Legislators decided in 1929 that conservation planning was needed to protect migratory birds. The Migratory Bird Conservation Act (MBCA) created the U.S. Migratory Bird Conservation Commission, whose purpose was to consider and approve the purchase or rental of areas of land or water particularly suitable for the conservation of migratory birds. The Commission is required to meet twice yearly to decide on new purchases of land, and is made up of three members of the U.S. Cabinet, two members each from the U.S. Senate and House of Representatives, and an ex-oficio member from the state in which the land acquisition is being considered. The Commission is tasked with cooperating with local wildlife conservation experts, maintaining and developing conservation refuges, and cooperating with states to enforce these conservation efforts. In 1989, the Commission was given the additional responsibility of authorizing funding to protect, restore, and manage wetlands and other habitats preferred by migrating birds.
Since the MBCA was enacted, over 5 million acres have been purchased with over one billion dollars from the Migratory Bird Conservation Fund. This money pays for conservation projects which prioritize the purchase, protection, and conservation of wetland habitats and ecosystems. The money comes from four primary sources: the sale of “duck” stamps (with hunting licenses, at wildlife refuges, or online), funds authorized by the Wetlands Loan Act of 1961, import duties on arms and ammunition, and receipts from the sale of refuge admission permits.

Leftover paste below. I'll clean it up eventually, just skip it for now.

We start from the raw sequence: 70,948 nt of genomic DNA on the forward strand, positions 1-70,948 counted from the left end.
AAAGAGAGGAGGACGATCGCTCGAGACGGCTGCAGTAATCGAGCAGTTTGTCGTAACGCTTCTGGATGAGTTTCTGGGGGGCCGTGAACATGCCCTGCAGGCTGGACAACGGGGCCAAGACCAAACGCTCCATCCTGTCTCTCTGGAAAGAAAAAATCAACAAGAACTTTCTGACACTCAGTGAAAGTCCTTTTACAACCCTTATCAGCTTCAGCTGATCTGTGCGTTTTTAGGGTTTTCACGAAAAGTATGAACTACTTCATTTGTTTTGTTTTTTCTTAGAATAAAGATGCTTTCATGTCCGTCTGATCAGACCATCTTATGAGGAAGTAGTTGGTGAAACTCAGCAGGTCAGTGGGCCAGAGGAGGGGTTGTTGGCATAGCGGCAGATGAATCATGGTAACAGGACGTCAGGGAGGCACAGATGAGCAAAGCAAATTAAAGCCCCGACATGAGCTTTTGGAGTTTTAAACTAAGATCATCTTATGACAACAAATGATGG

The MBCA is one of the 48 federal laws waived to expedite the building of a border wall (click here for a list of all 48 federal laws that have been waived). Waiving this law is not good news for riparian and wetland areas in the Sonoran Desert, which have already been severely impacted by the high temperatures and reduced rainfall associated with climate change. Commission members no longer have to look for or acquire essential habitat for migrating birds, or cooperate with local authorities to enforce conservation plans in the vicinity of the border wall. In southern Arizona, the Buenos Aires and San Bernardino National Wildlife Refuges, and in Texas, the Santa Ana National Wildlife Refuge—all very attractive to migrating birds—are too close to the proposed wall to be protected by the MBCA.
Please contact your U.S. Senators and Representatives (https://www.govtrack.us/congress/members) and let them know that you oppose waiving The Migratory Bird Conservation Act to expedite construction of a border wall. Click here if you would like to make a donation to help us fight the border wall.